The mission: to see if the system can capture green screen footage for our first 3D documentary the way we want it to.

Stereographer Sean White mans the 3D beam splitter rig

We need these shots to create several of out our in-house visual effects, a style we prefer to classic documentary CGI because it allows us to explain extremely technical concepts in a photo-real atmosphere.

This means our transitions in and out of our footage are much more seamless … viewers can stay more immersed in the environment and focused on the story.

Here’s an example of our Blowdown VFX style:

Controlled Demolition Inc. President Mark Loizeaux outlines his demolition plan

The green screen footage we’ll need to include effects like this comes with an entirely different set of issues than the field shots we’ll have to tackle.

This environment is the most “studio” our event-based filming gets – the interviews aren’t scripted, but the lighting is set, the frame is stationary, and there’s opportunity for multiple takes.

But what we capture has to work in our compositor’s virtual environment or it’s completely useless.

Jakub Kuczynski, Parallax Film’s VFX artist, details these challenges:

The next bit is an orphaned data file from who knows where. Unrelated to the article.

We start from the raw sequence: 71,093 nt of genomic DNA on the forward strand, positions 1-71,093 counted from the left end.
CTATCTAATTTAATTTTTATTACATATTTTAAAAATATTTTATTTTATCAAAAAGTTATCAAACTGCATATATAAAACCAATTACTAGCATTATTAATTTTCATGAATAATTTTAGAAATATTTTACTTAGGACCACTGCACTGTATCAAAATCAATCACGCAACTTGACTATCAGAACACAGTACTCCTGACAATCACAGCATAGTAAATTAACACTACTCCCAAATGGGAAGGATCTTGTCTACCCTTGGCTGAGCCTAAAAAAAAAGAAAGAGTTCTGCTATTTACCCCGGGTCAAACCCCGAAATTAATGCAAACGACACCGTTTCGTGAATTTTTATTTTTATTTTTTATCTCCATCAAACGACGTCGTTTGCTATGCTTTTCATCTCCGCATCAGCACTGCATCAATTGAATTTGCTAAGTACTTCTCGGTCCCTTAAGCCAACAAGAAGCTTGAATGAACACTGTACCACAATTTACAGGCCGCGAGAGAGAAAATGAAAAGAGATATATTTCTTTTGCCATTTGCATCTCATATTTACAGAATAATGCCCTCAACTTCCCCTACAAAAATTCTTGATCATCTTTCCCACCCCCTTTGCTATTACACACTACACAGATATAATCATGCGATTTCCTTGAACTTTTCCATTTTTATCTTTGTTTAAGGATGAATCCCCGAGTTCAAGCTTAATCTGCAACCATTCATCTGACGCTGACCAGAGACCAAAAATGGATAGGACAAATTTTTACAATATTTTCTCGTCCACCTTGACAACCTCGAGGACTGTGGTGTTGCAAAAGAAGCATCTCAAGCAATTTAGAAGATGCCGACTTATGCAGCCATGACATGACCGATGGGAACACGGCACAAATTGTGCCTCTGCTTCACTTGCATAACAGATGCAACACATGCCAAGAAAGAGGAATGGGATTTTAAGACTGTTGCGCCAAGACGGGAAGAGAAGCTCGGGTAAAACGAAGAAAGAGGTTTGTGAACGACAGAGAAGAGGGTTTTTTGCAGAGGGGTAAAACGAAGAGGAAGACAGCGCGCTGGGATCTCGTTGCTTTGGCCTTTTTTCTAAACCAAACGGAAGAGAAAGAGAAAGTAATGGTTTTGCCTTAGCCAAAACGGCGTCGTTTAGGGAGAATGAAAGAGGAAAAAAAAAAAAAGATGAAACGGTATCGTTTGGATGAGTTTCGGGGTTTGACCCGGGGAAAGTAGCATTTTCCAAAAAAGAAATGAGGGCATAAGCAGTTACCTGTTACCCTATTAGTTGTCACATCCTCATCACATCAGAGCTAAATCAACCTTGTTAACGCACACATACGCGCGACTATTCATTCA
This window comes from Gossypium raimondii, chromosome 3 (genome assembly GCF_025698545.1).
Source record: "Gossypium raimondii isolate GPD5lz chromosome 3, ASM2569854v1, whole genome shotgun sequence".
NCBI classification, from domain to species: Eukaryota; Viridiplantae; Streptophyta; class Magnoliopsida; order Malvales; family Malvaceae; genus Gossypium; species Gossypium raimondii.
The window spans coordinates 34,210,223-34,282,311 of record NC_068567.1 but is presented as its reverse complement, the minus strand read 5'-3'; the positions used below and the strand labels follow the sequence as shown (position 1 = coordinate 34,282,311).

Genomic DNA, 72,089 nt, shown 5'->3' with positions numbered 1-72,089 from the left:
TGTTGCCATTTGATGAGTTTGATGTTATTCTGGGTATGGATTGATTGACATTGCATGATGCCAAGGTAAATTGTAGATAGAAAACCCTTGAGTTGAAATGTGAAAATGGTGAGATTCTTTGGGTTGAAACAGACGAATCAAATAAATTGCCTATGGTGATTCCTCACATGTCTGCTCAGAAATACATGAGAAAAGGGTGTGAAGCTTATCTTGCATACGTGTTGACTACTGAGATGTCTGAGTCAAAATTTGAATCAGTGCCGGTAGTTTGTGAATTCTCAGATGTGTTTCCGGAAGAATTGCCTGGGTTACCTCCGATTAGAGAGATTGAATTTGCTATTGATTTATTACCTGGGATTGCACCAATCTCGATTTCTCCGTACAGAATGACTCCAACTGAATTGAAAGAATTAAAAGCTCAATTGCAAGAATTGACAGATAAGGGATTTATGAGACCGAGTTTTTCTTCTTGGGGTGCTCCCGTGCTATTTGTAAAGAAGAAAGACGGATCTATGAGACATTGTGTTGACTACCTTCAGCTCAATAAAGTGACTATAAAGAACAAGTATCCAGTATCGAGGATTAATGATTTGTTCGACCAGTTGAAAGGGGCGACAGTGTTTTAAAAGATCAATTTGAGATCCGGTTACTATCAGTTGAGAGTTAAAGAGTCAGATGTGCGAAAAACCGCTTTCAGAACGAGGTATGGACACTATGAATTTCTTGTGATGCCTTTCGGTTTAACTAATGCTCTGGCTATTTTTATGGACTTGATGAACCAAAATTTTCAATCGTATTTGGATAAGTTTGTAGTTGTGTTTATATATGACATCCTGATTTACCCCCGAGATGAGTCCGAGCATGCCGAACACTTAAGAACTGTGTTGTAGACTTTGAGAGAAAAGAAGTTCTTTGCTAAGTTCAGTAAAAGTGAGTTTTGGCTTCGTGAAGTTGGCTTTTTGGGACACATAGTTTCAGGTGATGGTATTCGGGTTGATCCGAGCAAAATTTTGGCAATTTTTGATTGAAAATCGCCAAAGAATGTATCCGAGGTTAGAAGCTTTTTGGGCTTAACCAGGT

We’ve thrown the footage over to post – we’ll see if it flies.

Explosive demolition and 3D filmmaking: why Canon Vixia footage survives epic implosions

As we prep to shoot our first 3D documentary, I’ve focused on nailing down our A, B and C cam systems.

Score is zero for three, so far – the A cam requires lenses that may not exist anywhere on earth, we’re still debating which cameras to use for the B cam system (though the Sony EX1/EX3 duo looks promising), and we’ve shot some time lapse stills with the C cam system, but still need to test this duo Canon 5D system for shooting footage.

So I’m embracing our lukewarm successes by adding another mission to the mix:

3D HD implosion cams …18 of them.

Let’s call them our V cam and M cam systems – lettering inspired by the camera brands, this time.